LinuxQuestions.org
Share your knowledge at the LQ Wiki.
Go Back   LinuxQuestions.org > Forums > Linux Forums > Linux - Distributions > Slackware
User Name
Password
Slackware This Forum is for the discussion of Slackware Linux.

Notices

Reply
 
LinkBack Search this Thread
Old 06-30-2004, 11:45 AM   #1
X_ArchAngel
LQ Newbie
 
Registered: Jun 2004
Location: Norther Ontario, Canada
Distribution: Slackware 10.1
Posts: 12

Rep: Reputation: 0
Advice on Partitioning Scheme?


Hello everyone. First off, I guess I'll let you know about my limited Linux experience. This will be my fourth attempt at installing a Linux-based operating system, and hopefully it will be my first successful one. My prior attempts (Slackware 9.1, and Gentoo the other two times, respectively) all failed horribly, however I came closer with each attempt. I still very much consider myself a newbie, but want to learn about and install Linux for educational purposes. I'm mainly a Windows jockey (please don't regale me about how much Microsoft sucks. Trust me, I know, and thank you) and all of my years of computer experience directly relates to that style of operating system.

Now, about the system I'm attempting this installtion on. It's not my regular system; I'd only try placing it onto my regular computer when I've successfully installed Slack two or three times, and even then it will have to be dual-bootable with my Windows XP Pro. My "Linux box" will be a Pentium 200 MMX with 64MB of RAM and a 4GB hard drive, scrounged up from my best spare parts available.

My question is on how exactly to partition my drives to. I use 'cfdisk' because of it's easy to follow interface.

Part of my confusion comes from my Gentoo experience. When installing Gentoo I made three partitions: boot, root and swap (don't know if those are the correct names/terms to use, sorry if they're wrong). However, using the Install Help section on Slackware.com, it doesn't mention a boot partition at all. Infact, I find the guide on Slackware.com very vague, which is why I decided to ask here.

Using my Gentoo experience, I figured this is how I should set up my hard drive:

/dev/hda1
boot
8MB

/dev/hda2
swap
128MB

/dev/hda3
root
(rest of 4GB drive)

Now I have a feeling I'm missing or fudging up something, so please educate and guide me. I ofcourse don't want to mess up my partitioning and not realize it until I've partially installed Slack.

Thank you.
 
Old 06-30-2004, 11:52 AM   #2
lyceum
Member
 
Registered: Aug 2003
Location: N.C.
Distribution: rh9, fc1, slack 9.1, 10
Posts: 229

Rep: Reputation: 30
you will find the best installation howto i have ever seen here . it's written for slack 9.1, but is just the same for 10. he goes into great detail about his partitioning using screenshots too.


hope this helps.
 
Old 06-30-2004, 11:53 AM   #3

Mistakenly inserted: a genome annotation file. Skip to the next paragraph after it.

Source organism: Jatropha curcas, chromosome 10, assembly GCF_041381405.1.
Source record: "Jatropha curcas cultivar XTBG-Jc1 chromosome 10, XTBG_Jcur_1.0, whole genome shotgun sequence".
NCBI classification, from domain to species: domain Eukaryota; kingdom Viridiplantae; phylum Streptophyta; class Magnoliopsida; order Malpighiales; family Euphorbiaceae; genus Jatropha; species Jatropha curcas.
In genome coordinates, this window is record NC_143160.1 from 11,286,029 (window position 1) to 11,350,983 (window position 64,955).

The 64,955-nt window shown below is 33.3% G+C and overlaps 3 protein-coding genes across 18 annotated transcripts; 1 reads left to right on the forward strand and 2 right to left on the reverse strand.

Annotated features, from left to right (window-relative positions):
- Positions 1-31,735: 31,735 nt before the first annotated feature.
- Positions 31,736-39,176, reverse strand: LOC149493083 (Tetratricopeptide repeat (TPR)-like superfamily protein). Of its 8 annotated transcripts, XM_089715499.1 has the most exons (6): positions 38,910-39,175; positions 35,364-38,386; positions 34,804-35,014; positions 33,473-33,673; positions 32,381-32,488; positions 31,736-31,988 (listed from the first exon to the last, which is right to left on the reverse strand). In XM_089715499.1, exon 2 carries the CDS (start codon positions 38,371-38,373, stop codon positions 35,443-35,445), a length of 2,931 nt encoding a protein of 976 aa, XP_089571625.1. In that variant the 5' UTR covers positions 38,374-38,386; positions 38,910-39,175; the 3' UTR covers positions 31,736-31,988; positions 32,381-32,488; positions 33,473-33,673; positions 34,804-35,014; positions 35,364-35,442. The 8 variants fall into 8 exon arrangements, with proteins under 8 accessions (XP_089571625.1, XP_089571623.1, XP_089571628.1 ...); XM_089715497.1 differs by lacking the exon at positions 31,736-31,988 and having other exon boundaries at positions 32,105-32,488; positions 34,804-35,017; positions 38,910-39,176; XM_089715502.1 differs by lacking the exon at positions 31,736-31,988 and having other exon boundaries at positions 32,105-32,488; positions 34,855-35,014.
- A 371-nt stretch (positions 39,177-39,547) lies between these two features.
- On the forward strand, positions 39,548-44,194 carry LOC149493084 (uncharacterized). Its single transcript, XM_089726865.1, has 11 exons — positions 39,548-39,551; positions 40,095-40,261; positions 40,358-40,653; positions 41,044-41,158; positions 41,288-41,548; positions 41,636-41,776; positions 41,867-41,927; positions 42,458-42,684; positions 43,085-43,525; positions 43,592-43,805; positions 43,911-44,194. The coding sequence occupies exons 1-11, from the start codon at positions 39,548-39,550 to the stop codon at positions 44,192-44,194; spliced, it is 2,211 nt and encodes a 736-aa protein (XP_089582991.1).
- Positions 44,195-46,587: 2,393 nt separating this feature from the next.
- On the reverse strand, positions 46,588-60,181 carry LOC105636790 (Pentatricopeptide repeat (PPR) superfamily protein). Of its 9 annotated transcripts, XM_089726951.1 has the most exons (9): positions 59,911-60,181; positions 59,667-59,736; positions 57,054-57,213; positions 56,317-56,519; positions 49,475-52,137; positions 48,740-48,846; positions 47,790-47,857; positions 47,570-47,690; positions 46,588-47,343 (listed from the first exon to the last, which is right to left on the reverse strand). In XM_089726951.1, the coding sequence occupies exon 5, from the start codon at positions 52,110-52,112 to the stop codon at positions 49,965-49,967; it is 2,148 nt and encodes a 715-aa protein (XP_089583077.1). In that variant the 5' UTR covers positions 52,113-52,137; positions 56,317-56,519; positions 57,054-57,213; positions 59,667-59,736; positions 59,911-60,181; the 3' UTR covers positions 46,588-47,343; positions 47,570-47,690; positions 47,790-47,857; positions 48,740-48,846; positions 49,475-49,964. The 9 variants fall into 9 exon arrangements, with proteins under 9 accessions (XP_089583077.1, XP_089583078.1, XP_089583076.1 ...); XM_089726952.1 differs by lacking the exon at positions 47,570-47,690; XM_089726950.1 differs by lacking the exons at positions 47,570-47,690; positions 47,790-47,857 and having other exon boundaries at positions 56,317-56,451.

lyceum
Member
 
Registered: Aug 2003
Location: N.C.
Distribution: rh9, fc1, slack 9.1, 10
Posts: 229

Rep: Reputation: 30
i might also add that shilo's "this is how i do it all" thread that is stickied at the top of this forum is quite good as well and will get you going.
 
Old 06-30-2004, 12:34 PM   #4
X_ArchAngel
LQ Newbie
 
Registered: Jun 2004
Location: Norther Ontario, Canada
Distribution: Slackware 10.1
Posts: 12

Original Poster
Rep: Reputation: 0
Sorry, but the link to the other forum doesn't seem to work. And as incredible as it sounds, I looked for the partitioning scheme on the other forum thread you mentioned. I think I found it, but I didn't quite understand it. For instance, which partition(s) are bootable? How big should the boot partition be?
 
Old 06-30-2004, 12:44 PM   #5
lyceum
Member
 
Registered: Aug 2003
Location: N.C.
Distribution: rh9, fc1, slack 9.1, 10
Posts: 229

Rep: Reputation: 30
the suggestion about shilo's thread is more about configgering your system once you have slack installed. not sure why that link wouldn't work for you, it seems to be working for me. it is the same link that is in shilo's thread at the end of the "install slackware" section of the first post. see if you can get to it from there.

edit for spelling

Last edited by lyceum; 06-30-2004 at 12:45 PM.
 
Old 06-30-2004, 12:53 PM   #6
X_ArchAngel
LQ Newbie
 
Registered: Jun 2004
Location: Norther Ontario, Canada
Distribution: Slackware 10.1
Posts: 12

Original Poster
Rep: Reputation: 0
That link to Bitbenderforums still doesn't seem to want to work for me.

Weird.

So, can anyone just tell me what I need to know...? I can make the partitions, just I don't know what to make them (size, bootable, etc).
 
Old 06-30-2004, 01:05 PM   #7
lyceum
Member
 
Registered: Aug 2003
Location: N.C.
Distribution: rh9, fc1, slack 9.1, 10
Posts: 229

Rep: Reputation: 30